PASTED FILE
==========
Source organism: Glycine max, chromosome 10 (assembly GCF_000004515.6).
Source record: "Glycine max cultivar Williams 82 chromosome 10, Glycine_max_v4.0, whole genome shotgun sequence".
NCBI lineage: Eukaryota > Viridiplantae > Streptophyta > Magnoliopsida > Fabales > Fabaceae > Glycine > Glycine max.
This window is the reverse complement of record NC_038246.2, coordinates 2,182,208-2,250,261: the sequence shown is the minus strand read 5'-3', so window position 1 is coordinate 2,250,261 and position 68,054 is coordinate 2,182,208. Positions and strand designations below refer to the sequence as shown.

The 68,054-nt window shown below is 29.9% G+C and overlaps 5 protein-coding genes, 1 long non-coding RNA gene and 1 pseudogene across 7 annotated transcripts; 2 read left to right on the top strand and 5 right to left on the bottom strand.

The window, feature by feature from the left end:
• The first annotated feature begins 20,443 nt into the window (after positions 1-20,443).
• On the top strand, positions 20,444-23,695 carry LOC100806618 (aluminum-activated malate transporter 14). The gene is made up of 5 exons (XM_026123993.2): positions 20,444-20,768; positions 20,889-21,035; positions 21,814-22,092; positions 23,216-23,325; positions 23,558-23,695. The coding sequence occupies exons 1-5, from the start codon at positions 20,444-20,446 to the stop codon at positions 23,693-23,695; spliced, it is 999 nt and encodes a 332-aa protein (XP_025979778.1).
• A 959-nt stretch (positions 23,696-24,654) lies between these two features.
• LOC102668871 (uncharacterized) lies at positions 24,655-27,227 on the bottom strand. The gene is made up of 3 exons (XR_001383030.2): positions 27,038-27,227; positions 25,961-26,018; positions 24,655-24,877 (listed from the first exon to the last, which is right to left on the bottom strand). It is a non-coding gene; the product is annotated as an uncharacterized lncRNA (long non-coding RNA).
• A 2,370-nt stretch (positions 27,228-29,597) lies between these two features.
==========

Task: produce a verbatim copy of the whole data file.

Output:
Source organism: Glycine max, chromosome 10 (assembly GCF_000004515.6).
Source record: "Glycine max cultivar Williams 82 chromosome 10, Glycine_max_v4.0, whole genome shotgun sequence".
NCBI lineage: Eukaryota > Viridiplantae > Streptophyta > Magnoliopsida > Fabales > Fabaceae > Glycine > Glycine max.
This window is the reverse complement of record NC_038246.2, coordinates 2,182,208-2,250,261: the sequence shown is the minus strand read 5'-3', so window position 1 is coordinate 2,250,261 and position 68,054 is coordinate 2,182,208. Positions and strand designations below refer to the sequence as shown.

The 68,054-nt window shown below is 29.9% G+C and overlaps 5 protein-coding genes, 1 long non-coding RNA gene and 1 pseudogene across 7 annotated transcripts; 2 read left to right on the top strand and 5 right to left on the bottom strand.

The window, feature by feature from the left end:
• The first annotated feature begins 20,443 nt into the window (after positions 1-20,443).
• On the top strand, positions 20,444-23,695 carry LOC100806618 (aluminum-activated malate transporter 14). The gene is made up of 5 exons (XM_026123993.2): positions 20,444-20,768; positions 20,889-21,035; positions 21,814-22,092; positions 23,216-23,325; positions 23,558-23,695. The coding sequence occupies exons 1-5, from the start codon at positions 20,444-20,446 to the stop codon at positions 23,693-23,695; spliced, it is 999 nt and encodes a 332-aa protein (XP_025979778.1).
• A 959-nt stretch (positions 23,696-24,654) lies between these two features.
• LOC102668871 (uncharacterized) lies at positions 24,655-27,227 on the bottom strand. The gene is made up of 3 exons (XR_001383030.2): positions 27,038-27,227; positions 25,961-26,018; positions 24,655-24,877 (listed from the first exon to the last, which is right to left on the bottom strand). It is a non-coding gene; the product is annotated as an uncharacterized lncRNA (long non-coding RNA).
• A 2,370-nt stretch (positions 27,228-29,597) lies between these two features.